Health and Climate Change: policy responses to protect public health Page: 1,861
The following text was automatically extracted from the image on this page using optical character recognition software:
Health and Climate Change: policy responses to protect public health
Nick Watts, WNeilAdger, PaoloAgnolucc Jason Blackstock, PeterByass, Wenjia Ca, Sarah Chaytor, Tim Cobourn, Mat Collins, Adam Cooper, PeterM Cox, Joanna
Dep/edge, Paul Drummond, Paul Ekins, Victor Gaaz, Della Grace, Hilaiy Graham, Michael Grubb, Andy Haines, Ian Hamilton, Aasdair Hunter, XujiaJiang Moxuan L, ilan
Kelman, Lu Liang Melissa Lott, Robert Lowe, YongLuo, Georgina Mace, Mark Maslin, Maria Nilsson, TadjOreszczyn, Steve Pye, Tara Quinn, MySvensdotter, Sergey
Venevsky, Koko Warner, BingXu, Jun Yang Yongyuan Yin, ChaoqingYu, QiangZhang PengGong*, Hugh Montgomey*, Anthony Costello*
The 2015 Lancet Commission on Health and Climate Change has been formed to map out the impacts of climate change, and the necessary
policy responses, in order to ensure the highest attainable standards of health for populations worldwide. This Commission is multi-disciplinary
and international in nature, with strong collabor-ation between academic centres in Europe and China.
The central finding from the Commission's work is that tackling climate change could be the greatest global health opportunity of the 21st
century. The key messages from the Commission are summarised below, accompanied by ten underlying recommendations to accelerate action
in the next 5 years.
The effects of climate change are being felt today, and future projections represent an unacceptably high and potentially catastrophic risk to human
The implications of climate change for a global population of 9 billion people threatens to undermine the last half century of gains in
development and global health. The direct effects of climate change include increased heat stress, floods, drought, and increased frequency of
intense storms, with the indirect threatening population health through adverse changes in air pollution, the spread of disease vectors, food
insecurity and under-nutrition, displacement, and mental ill health.
Keeping the global average temperature rise to less than 2C to avoid the risk of potentially catastrophic climate change impacts requires
total anthropogenic carbon dioxide (C02) emissions to be kept below 2900 billion tonnes (GtCO2) by the end of the century. As of 2011, total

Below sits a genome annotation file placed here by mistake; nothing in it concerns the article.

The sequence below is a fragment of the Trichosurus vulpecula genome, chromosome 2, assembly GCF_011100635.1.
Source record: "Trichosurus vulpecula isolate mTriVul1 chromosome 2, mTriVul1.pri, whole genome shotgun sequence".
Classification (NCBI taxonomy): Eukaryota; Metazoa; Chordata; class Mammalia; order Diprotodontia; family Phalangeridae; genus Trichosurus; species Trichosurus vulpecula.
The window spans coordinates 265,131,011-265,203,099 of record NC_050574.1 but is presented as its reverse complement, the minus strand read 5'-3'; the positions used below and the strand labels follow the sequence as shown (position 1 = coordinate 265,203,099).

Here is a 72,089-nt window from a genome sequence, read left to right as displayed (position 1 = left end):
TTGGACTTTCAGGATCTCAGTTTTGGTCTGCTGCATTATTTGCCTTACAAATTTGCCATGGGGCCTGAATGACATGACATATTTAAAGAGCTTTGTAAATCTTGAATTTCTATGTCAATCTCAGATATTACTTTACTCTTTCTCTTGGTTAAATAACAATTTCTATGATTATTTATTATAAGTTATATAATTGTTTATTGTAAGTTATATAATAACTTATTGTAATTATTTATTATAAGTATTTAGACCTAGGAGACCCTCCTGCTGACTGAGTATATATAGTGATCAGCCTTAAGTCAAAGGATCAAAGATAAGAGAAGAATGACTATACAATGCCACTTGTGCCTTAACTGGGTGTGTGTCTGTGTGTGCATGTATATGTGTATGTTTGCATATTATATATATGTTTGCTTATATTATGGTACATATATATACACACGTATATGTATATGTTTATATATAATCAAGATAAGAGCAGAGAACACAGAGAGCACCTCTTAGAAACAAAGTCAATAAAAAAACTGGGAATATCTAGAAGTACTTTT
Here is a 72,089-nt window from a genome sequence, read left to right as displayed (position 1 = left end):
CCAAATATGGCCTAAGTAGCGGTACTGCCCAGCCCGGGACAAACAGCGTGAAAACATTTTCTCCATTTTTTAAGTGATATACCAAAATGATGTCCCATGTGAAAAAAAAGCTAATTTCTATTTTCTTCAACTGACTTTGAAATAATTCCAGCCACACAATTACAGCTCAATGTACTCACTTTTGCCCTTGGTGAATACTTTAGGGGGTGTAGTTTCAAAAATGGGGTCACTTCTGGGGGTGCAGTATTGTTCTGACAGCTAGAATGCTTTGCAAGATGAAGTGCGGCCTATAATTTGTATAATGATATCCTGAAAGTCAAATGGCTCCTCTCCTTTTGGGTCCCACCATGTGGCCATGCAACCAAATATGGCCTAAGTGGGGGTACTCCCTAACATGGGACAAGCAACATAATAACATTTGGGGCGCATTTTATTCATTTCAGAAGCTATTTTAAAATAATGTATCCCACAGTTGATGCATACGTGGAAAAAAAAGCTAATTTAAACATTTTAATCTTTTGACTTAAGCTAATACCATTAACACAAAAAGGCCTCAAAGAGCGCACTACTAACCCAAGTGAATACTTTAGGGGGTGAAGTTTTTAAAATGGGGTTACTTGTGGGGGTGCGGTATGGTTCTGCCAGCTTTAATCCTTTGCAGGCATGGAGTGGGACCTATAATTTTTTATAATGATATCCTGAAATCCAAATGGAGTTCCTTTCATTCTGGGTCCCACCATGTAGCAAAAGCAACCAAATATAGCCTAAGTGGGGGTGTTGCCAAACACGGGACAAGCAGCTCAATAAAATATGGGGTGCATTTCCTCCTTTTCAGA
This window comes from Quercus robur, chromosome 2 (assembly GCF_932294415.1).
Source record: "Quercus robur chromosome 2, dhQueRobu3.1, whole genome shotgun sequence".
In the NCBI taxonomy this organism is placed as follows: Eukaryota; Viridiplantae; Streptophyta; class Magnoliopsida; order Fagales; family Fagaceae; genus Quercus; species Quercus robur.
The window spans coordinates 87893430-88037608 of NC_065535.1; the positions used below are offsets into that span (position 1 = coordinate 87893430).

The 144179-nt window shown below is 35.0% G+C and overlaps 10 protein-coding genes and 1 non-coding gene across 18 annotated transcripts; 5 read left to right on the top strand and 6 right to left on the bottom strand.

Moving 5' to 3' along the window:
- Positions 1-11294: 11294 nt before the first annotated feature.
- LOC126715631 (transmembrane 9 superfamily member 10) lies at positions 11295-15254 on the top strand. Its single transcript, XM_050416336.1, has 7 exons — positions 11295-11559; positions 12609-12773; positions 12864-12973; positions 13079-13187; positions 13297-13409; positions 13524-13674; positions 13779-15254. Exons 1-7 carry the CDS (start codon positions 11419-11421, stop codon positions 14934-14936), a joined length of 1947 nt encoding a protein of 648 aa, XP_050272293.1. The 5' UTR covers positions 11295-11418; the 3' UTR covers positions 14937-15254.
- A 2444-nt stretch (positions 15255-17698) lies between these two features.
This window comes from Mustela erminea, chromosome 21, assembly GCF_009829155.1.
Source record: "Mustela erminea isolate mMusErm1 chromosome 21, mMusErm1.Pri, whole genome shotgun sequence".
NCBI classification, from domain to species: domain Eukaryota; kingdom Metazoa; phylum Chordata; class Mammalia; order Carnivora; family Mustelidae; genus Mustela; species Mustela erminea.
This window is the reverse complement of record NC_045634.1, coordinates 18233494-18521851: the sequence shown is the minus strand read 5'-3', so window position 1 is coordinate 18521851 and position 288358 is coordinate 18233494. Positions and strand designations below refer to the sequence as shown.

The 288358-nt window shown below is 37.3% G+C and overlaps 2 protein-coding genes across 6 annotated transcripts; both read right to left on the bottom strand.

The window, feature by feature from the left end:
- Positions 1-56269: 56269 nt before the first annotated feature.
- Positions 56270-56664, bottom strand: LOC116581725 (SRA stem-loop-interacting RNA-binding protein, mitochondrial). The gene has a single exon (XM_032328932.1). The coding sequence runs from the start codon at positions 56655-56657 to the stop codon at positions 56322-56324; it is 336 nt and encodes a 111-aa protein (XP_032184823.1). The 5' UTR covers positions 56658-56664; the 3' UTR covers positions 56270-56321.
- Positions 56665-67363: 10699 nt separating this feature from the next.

emissions since 1870 were a little over half of this, with current trends expected to exceed 2900 GtCO2 in the next 15-30 years. High-end
emissions projection scenarios show global average warming of 26-4 8C by the end of the century, with all their regional amplification and
Tackling climate change could be the greatest global health opportunity of the 21st century
Given the potential of climate change to reverse the health gains from economic development, and the health co-benefits that accrue from actions
for a sustainable economy, tackling climate change could be the greatest global health opportunity of this century. Many mitigation and
adaptation responses to climate change are "no-regret" options, which lead to direct reductions in the burden of ill-health, enhance community
resilience, alleviate poverty, and address global inequity. Benefits are realised by ensuring that countries are unconstrained by climate change,
enabling them to achieve better health and wellbeing for their populations. These strategies will also reduce pressures on national health budgets,
delivering potentially large cost savings, and enable investments in stronger, more resilient health systems.
The Commission recommends that over the next 5years, governments:
1 Invest in climate change and public health research, monitoring, and surveillance to ensure a better understanding of the adaptation needs and
the potential health co-benefits of climate mitigation at the local and national level.
2 Scale-up financing for climate resilient health systems world-wide. Donor countries have a responsibility to support measures which reduce
the impacts of climate change on human wellbeing and support adaptation. This must enable the strengthening of health systems in low-
income and middle-income countries, and reduce the environmental impact of health care.
3 Protect cardiovascular and respiratory health by ensuring a rapid phase out of coal from the global energy mix. Many of the 2200 coal-